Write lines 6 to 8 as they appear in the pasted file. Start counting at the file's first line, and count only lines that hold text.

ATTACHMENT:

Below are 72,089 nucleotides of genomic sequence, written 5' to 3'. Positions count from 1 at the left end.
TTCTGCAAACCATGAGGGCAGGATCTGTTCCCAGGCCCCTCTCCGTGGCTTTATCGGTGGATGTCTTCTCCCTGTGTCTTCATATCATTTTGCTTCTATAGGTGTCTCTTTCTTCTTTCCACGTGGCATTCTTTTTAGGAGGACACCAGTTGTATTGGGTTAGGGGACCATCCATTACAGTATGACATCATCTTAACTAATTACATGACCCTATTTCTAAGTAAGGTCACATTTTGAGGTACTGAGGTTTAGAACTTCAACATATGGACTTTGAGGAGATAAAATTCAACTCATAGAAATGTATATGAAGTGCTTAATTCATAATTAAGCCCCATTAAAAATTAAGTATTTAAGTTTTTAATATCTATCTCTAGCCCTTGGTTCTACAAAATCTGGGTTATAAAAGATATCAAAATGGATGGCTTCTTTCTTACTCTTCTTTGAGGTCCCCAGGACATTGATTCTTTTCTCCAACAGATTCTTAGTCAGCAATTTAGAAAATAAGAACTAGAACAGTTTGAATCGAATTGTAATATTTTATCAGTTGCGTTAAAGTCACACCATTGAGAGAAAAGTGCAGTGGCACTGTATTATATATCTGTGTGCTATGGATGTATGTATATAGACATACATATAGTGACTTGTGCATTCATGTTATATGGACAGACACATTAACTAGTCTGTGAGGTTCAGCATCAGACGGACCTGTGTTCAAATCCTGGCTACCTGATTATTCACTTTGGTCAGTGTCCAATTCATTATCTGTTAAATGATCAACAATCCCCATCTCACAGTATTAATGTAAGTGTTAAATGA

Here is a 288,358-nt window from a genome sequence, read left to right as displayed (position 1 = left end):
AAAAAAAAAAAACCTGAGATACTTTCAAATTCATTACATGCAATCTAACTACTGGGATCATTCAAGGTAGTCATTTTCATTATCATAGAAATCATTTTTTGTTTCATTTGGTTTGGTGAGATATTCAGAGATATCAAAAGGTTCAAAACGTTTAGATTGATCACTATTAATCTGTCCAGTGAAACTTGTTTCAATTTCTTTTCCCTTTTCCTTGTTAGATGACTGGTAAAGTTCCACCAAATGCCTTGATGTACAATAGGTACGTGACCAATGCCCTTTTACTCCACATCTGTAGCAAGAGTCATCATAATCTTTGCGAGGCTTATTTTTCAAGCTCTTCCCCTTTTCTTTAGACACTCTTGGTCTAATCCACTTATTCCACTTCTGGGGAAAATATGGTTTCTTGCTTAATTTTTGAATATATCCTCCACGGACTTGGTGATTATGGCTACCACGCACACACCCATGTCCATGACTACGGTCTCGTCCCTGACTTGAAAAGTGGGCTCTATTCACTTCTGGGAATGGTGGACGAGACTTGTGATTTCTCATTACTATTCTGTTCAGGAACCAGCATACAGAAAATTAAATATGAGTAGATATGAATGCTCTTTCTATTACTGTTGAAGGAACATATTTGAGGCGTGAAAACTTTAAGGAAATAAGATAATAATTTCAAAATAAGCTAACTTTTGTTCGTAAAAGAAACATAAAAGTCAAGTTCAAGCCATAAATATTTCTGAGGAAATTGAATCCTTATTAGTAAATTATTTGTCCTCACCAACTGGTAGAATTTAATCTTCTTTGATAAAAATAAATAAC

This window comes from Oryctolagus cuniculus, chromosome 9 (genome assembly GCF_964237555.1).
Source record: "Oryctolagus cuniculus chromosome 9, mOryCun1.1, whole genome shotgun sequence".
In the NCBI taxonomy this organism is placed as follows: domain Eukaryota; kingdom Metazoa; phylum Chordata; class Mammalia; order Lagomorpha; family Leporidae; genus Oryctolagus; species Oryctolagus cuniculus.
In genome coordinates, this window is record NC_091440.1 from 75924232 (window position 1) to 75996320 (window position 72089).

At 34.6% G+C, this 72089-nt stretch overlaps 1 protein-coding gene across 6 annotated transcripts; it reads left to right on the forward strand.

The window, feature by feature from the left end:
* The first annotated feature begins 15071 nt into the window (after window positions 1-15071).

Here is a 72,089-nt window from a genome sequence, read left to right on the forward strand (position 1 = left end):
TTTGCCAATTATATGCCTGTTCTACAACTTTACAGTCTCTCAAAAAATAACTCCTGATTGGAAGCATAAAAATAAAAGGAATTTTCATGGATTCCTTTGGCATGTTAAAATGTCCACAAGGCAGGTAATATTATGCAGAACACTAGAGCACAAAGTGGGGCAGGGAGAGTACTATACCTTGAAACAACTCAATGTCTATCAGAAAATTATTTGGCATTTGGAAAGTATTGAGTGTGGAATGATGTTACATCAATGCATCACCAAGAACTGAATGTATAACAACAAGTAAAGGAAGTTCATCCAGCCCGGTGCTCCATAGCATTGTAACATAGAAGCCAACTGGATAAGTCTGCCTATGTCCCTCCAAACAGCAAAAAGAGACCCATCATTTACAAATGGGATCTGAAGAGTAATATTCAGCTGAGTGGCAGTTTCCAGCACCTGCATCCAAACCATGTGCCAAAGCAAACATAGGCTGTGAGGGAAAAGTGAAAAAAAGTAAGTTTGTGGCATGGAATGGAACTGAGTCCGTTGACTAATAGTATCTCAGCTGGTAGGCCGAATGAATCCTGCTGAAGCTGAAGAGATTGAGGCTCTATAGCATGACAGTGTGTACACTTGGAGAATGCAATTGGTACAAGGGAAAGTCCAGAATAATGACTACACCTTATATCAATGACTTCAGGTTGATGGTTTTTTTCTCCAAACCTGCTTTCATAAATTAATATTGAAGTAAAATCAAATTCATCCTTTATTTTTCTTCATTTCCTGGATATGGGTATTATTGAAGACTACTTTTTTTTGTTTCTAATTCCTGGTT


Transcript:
Source record: "Oryctolagus cuniculus chromosome 9, mOryCun1.1, whole genome shotgun sequence".
In the NCBI taxonomy this organism is placed as follows: domain Eukaryota; kingdom Metazoa; phylum Chordata; class Mammalia; order Lagomorpha; family Leporidae; genus Oryctolagus; species Oryctolagus cuniculus.
In genome coordinates, this window is record NC_091440.1 from 75924232 (window position 1) to 75996320 (window position 72089).